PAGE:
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This Grab Robot Runner Will Soon Collect Your Orders From Several Eateries For Quicker Deliveries

But it’ll still be a human who delivers it to your doorstep.

But it’ll still be a human who delivers it to your doorstep.

But it’ll still be a human who delivers it to your doorstep.

Meet Grab’s latest, er, employee: a robot runner that could help speed up deliveries.

Grab will be piloting a robot runner service to consolidate mix-and-match orders, where customers can order food from several restaurants — usually within a single location like a mall or a hawker centre — and just pay one delivery fee.

The trial will kick off at Paya Lebar Quarter (PLQ) Mall on the second week of June.

With this new service, the robot will collect orders from the various F&B outlets and merchants before handing it off to Grab delivery riders — that is, the actual humans — at a collection point. The humans then deliver the order to your doorstep.

It will serve up to 35 GrabFood and GrabMart merchants at basement two of the mall. It's estimated that the robot runner can ferry over 250 orders daily.

The food cart on the robot runner comes with a combination lock, and the code is given only to merchants and Grab staff manning the collection point to prevent anyone else from tampering with the food.

While it’s not clear at what speed the robot runners, er, run, Grab says that it’s estimated that it could shave five to 15 minutes off the time it’d take Grab delivery partners to navigate their way through the mall to pick up orders from various places. It not only reduces overall delivery time, but may also potentially allow Grab riders to fulfil more orders per day, says the company.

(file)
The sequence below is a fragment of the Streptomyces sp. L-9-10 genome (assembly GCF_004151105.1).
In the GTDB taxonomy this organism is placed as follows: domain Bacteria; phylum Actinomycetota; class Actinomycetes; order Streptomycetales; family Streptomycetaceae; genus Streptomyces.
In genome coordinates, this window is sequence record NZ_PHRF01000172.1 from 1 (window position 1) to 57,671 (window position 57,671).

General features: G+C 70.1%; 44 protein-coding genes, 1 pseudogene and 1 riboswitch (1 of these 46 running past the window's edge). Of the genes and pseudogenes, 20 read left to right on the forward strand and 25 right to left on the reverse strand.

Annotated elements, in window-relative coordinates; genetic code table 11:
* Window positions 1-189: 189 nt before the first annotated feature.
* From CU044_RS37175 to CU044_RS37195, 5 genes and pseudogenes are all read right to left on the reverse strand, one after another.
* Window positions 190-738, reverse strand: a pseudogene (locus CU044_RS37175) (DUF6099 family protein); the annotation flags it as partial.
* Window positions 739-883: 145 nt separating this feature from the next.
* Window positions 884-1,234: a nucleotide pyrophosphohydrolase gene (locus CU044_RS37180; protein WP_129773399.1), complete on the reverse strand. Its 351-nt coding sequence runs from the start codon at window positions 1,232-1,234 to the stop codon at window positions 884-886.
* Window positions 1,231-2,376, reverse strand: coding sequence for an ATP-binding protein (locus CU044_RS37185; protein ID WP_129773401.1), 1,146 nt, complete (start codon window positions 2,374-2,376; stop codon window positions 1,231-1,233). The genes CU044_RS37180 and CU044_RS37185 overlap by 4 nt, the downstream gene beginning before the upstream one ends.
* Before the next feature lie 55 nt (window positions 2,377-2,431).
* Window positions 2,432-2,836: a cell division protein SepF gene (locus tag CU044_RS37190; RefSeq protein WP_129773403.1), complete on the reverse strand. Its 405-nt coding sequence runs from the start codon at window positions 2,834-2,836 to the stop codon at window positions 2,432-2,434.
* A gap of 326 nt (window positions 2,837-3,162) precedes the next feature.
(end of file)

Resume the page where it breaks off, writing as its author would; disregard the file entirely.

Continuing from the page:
According to the press release, the Grab robot runner will “learn about its surroundings through artificial intelligence (AI) and optimise for maximum efficiency”. It’s fitted with safety sensors to detect obstacles and has an automated voice message to alert people of its presence, so don’t worry, your soup isn’t going to spill. A Grab runner will guide the robot at the start of the programme to help it learn its ideal route.

The pilot service will run for a month before Grab reviews the robot runner’s performance and viability before expanding the programme to other locations.

Photo: Grab

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